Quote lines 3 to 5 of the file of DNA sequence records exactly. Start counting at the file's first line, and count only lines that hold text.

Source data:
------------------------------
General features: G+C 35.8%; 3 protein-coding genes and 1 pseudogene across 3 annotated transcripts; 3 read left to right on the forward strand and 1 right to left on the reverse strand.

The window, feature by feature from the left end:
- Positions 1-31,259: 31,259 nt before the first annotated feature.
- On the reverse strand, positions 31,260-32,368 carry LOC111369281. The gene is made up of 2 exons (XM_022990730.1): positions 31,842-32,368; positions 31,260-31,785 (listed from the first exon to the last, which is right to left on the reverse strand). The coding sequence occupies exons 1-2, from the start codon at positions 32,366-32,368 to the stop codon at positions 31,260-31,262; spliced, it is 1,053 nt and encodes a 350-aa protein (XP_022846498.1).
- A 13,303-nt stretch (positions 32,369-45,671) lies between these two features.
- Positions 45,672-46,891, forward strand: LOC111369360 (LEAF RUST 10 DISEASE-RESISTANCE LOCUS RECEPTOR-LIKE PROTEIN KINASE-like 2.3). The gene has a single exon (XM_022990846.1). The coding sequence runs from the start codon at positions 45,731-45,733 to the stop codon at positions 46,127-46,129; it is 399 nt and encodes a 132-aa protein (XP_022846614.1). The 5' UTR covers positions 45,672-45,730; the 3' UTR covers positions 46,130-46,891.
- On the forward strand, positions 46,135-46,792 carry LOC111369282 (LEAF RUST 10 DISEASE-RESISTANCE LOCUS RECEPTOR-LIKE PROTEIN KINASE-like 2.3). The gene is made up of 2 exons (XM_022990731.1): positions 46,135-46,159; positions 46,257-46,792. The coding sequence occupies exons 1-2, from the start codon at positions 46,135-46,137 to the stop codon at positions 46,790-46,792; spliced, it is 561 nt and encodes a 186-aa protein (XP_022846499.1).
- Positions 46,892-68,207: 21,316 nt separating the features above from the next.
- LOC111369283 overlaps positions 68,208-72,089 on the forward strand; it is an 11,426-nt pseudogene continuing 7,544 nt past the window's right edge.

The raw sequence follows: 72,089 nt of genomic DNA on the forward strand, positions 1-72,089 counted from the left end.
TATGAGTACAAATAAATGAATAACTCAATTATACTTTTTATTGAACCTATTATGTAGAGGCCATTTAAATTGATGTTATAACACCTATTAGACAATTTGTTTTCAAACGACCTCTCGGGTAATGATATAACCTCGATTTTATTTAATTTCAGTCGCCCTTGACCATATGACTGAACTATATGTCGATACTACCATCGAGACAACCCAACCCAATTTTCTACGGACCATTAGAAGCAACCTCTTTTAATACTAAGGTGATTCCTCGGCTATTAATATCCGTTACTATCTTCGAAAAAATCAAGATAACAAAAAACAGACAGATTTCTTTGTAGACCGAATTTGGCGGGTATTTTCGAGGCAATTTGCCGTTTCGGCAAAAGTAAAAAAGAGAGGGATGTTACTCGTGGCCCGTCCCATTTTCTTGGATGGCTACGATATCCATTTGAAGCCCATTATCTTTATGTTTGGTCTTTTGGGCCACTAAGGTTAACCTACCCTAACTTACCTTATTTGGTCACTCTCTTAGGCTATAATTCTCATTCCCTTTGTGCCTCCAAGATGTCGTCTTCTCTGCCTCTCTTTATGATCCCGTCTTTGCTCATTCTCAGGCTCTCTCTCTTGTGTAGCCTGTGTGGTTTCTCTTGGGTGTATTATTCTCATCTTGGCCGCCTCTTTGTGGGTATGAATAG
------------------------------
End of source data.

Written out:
- Positions 1-31,259: 31,259 nt before the first annotated feature.
- On the reverse strand, positions 31,260-32,368 carry LOC111369281. The gene is made up of 2 exons (XM_022990730.1): positions 31,842-32,368; positions 31,260-31,785 (listed from the first exon to the last, which is right to left on the reverse strand). The coding sequence occupies exons 1-2, from the start codon at positions 32,366-32,368 to the stop codon at positions 31,260-31,262; spliced, it is 1,053 nt and encodes a 350-aa protein (XP_022846498.1).
- A 13,303-nt stretch (positions 32,369-45,671) lies between these two features.